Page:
Rutgers Rome Stories
Rutgers Rome Stories is a student-directed series of four films, each of which seeks to animate an aspect of the idea of the Eternal City.
Rutgers undergraduate filmmakers explore a Papal family's efforts to preserve their iconic urban villa (The Princess of Piombino); the memories of an Italian princess whose father invented radio (My Father, Electromagnetic); the reflections of a legendary Italian producer of film and opera on the creative process (Zeffirelli); and that of a Baltimore hair stylist who unlocks a fashion secret of the ancient Romans (The Hair Archaeologist).
Rutgers Rome Stories is the product of a multi-year collaboration between the Rutgers Center for Digital Filmmaking (Mason Gross School of the Arts), represented by its founding director, Dena Seidel; and the Department of Classics (School of Arts and Sciences), through associate professor T. Corey Brennan. The undergraduate student videographers have their academic homes in either Mason Gross or SAS; all are enrolled in the certificate program of the Rutgers Center for Digital Filmmaking.
The character-driven narratives that these students have created, and filmed largely on location, offer a particularly innovative way of communicating some vital personal histories of Rome to a broad audience.
The Princess of Piombino
Movie Description: The Princess of Piombino
Trailer (2:32) for feature film (52 mins.). Release date: 2015
In the heart of Rome sits a villa lost to time. The Villa Aurora looks over the rest of the Eternal City in Baroque splendor, preserving the art and archival treasures of two great Papal families. But Princess Rita and Prince Nicolò Boncompagni Ludovisi face numerous struggles in conserving for future generations one of the great homes of Europe, where their family has lived for almost 400 years.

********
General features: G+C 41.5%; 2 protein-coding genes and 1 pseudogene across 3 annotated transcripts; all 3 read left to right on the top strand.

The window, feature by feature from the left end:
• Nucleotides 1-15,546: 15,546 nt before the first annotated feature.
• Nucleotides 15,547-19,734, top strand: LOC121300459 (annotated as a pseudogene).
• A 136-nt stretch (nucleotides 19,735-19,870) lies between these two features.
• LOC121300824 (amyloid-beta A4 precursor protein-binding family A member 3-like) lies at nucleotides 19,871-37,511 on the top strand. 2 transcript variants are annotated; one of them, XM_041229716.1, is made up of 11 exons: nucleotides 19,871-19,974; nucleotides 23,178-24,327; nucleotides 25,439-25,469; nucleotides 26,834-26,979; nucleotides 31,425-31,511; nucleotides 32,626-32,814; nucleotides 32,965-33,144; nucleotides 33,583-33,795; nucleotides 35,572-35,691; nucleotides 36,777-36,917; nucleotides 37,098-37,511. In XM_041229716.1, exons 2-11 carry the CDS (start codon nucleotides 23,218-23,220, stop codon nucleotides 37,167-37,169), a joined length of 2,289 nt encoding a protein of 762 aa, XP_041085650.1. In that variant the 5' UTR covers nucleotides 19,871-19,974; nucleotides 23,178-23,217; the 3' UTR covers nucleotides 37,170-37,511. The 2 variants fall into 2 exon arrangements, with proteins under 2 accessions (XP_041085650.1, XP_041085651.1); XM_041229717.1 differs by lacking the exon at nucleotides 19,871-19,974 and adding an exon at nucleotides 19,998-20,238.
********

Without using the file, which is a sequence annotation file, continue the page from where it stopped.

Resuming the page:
My Father, Electromagnetic
Movie Description: My Father, Electromagnetic
Short-format documentary (12 minutes 36 seconds). Release date: 2015.
A devoted daughter resurrects her father's spirit. Princess Elettra Marconi Giovanelli's father Guglielmo Marconi invented radio and won the 1909 Nobel Prize for his work in wireless communication. Through love and memories, she relives the visionary scientific experiments she witnessed on board his floating laboratory, the yacht "Elettra".
The Hair Archaeologist: Janet Stephens
Movie Description: The Hair Archaeologist: Janet Stephens
Short-format documentary (5 minutes 34 seconds). Release date: 2015.
A capsule profile of noted experimental archaeologist Janet Stephens. A hair stylist by profession, Stephens describes how she experienced an intellectual epiphany in 2001, during a chance visit to the ancient sculpture gallery of Baltimore's Walters Art Museum. Since then Janet Stephens has published her pioneering work on ancient hairdressing techniques in several leading academic journals; seen her studies featured by the Wall Street Journal, NPR and the BBC; and lectured at a wide range of museums and universities—including at the inaugural Committee on Institutional Cooperation graduate conference on the ancient world hosted in October 2014 at Rutgers.
Movie Description: Zeffirelli
Trailer (22 secs) for feature film (26 minutes). Release date: 2015
For decades renowned film, opera, and theater director Franco Zeffirelli has brought countless stories to life. With an exclusive interview with Maestro Zeffirelli, straight from his home in Rome the eternal city itself, Zeffirelli delves into this great artist's most intimate thoughts on his long career, his professional friendships, his long association with photographer Corrado Falsini, and the failures and triumphs of his varied and always adventurous productions.